Format: Kindle Edition Verified Purchase
Protagonist John Cuddy has recently lost his wife and his job with an insurance company. Makes sense to become a private investigator, right? Actually, in Cuddy’s case, he has some good background for the job, having served in Vietnam during the war and in the military police. He had worked his way up to head of the claims division for the insurance company before being pushed out because he refused to take part in something unethical. When a female teacher acquaintance calls regarding a highly intelligent student who has disappeared, Cuddy is off to investigate. His quest to find the 14-year-old immediately launches Cuddy into intrigue, danger and romance.

The results are an entertaining read. Healy does a great job of steadily deepening the mystery and developing a complex web of backstories for his characters. In turn, the reader’s perception of the characters and the who-done-it continues to morph. Healy kept me guessing until the very end as to who would ultimately be revealed as the guiltiest party—through Cuddy’s hard work and exceptional detective skills, of course.

Originally published in 1984, the book does have a somewhat dated feel at times, but strong storytelling and a good-guy protagonist who the reader wants to root for never go out of style.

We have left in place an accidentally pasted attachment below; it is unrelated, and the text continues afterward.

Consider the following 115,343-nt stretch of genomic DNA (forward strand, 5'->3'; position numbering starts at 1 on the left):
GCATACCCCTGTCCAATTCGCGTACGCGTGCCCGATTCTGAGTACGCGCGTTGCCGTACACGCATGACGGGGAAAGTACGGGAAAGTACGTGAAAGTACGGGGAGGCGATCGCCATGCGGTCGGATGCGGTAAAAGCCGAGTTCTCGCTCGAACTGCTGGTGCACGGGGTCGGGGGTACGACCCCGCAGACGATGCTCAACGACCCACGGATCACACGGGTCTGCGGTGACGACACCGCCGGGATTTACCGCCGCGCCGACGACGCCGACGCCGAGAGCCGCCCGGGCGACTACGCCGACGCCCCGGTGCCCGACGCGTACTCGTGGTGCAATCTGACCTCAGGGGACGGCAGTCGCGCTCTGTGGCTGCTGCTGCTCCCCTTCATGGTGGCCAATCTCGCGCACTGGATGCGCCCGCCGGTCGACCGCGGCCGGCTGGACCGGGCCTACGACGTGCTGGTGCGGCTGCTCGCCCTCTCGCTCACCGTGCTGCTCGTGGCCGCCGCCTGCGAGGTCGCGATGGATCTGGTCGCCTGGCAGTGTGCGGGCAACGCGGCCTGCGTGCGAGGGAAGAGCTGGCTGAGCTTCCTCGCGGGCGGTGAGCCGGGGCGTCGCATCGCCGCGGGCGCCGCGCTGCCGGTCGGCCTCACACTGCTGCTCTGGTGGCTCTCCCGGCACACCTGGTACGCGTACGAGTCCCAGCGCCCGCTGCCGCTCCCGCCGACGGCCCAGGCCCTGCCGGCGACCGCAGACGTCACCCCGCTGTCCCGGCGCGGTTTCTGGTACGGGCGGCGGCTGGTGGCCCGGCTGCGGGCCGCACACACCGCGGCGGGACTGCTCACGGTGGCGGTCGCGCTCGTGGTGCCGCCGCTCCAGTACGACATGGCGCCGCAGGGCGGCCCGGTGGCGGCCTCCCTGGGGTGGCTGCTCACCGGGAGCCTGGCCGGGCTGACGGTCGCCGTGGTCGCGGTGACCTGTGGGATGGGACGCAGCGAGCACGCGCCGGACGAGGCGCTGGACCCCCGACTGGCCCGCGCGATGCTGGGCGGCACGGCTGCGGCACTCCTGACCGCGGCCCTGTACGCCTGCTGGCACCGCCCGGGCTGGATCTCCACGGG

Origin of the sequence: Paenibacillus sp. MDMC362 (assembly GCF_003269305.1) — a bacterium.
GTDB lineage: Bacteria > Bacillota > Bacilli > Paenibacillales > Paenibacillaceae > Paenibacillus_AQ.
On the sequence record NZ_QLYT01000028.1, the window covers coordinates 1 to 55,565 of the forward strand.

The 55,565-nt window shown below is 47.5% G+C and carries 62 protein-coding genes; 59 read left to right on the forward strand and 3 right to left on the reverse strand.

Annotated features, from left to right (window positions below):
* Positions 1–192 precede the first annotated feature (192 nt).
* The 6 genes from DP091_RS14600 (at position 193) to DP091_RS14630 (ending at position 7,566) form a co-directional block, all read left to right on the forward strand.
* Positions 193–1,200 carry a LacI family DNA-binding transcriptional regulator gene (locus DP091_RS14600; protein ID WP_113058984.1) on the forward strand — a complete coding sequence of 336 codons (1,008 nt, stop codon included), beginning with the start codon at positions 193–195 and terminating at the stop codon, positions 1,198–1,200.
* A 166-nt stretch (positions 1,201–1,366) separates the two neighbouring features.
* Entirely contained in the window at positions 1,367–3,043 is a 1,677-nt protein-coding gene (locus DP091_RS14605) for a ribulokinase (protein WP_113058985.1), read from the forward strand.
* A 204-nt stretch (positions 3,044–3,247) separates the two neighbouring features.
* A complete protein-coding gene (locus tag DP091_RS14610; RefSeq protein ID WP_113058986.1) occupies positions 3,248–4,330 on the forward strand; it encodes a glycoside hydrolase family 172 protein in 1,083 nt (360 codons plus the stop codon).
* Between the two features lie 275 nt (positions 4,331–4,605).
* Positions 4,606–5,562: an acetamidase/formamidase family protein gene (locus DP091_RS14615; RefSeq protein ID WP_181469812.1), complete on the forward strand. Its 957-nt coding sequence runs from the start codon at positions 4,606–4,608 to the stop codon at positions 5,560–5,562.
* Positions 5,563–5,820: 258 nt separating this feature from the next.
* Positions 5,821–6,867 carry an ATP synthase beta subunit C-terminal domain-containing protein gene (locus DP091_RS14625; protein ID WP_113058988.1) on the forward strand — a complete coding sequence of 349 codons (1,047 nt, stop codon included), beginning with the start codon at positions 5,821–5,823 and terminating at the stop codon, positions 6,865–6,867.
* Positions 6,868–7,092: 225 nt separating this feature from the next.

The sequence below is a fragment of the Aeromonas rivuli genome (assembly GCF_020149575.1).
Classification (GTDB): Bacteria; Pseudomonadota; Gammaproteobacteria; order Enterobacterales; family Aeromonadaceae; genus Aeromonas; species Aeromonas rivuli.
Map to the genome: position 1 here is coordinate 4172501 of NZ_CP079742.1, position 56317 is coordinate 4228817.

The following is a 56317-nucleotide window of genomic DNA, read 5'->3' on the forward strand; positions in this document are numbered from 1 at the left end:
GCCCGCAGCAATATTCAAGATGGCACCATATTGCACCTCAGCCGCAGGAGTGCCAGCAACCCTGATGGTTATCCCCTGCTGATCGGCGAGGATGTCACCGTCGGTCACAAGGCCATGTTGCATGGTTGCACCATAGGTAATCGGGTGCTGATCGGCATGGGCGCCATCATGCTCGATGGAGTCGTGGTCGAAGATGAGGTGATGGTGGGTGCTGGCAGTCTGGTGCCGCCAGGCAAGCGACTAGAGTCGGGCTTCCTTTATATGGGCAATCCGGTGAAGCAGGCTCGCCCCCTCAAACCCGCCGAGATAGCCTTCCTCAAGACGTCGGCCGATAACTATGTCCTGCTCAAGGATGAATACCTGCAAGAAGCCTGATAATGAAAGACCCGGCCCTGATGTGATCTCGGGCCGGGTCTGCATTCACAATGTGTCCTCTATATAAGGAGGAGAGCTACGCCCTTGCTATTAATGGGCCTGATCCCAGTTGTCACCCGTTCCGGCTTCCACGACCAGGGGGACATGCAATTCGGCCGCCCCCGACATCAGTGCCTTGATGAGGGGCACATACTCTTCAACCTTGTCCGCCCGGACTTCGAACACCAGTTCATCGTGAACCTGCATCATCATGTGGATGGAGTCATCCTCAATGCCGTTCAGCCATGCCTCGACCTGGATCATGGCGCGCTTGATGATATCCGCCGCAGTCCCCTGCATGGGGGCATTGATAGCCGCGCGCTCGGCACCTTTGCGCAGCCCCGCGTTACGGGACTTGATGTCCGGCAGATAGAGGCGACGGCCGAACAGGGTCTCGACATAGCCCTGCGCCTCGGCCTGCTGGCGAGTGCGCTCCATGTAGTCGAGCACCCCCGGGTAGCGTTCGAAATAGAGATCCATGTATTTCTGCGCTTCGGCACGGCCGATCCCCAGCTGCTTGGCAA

Tremendously clever ending 21 Sept. 2014
By Patto - Published on Amazon.com
Format: Paperback Verified Purchase
A fourteen-year-old boy genius disappears, and his father, a powerful local judge, seems not to be eager to find him. His mother died in mysterious circumstances that make us suspect the worst. A cop who works for the judge goes around threatening people if they show any curiosity about the death. The boy's grandmother hires John Cuddy to find the boy.

Cuddy is an engaging private eye, previously an insurance company investigator. He talks to his dead wife at her grave, and feels he's getting good advice. He drinks a little too much, but also makes an effort to stay in shape. His methods are thorough and imaginative, but he's very human. He makes some serious mistakes in this investigation.

Blunt Darts is Jeremiah Healy's first novel, published in 1984. I enjoyed Healy's narrative style, which is unpretentious and straightforward, with an edge of tough. The ending really caught me by surprise. i intend to read more by this author.
Fast Moving and Enjoyable 9 Jan. 2015
By L. Meadows - Published on Amazon.com
Format: Kindle Edition
I enjoyed this book very much. The writing was smooth and quick, flowing well. I read the book in 2 sittings. It was fast paced and interesting. The people were real and the setting authentic. I've been to Boston and I recognized several locations. The lead character, John Cuddy was a great tough (but not unbelievable tough) P.I. I liked him, and will read the other books in this series. The book seemed like it might be somewhat predictable, but wasn't at all. I didn't guess the ending until I got there. However, that was also the weakest spot. Once the mystery was solved, the book ended very abruptly. I felt like I had just been dropped. period.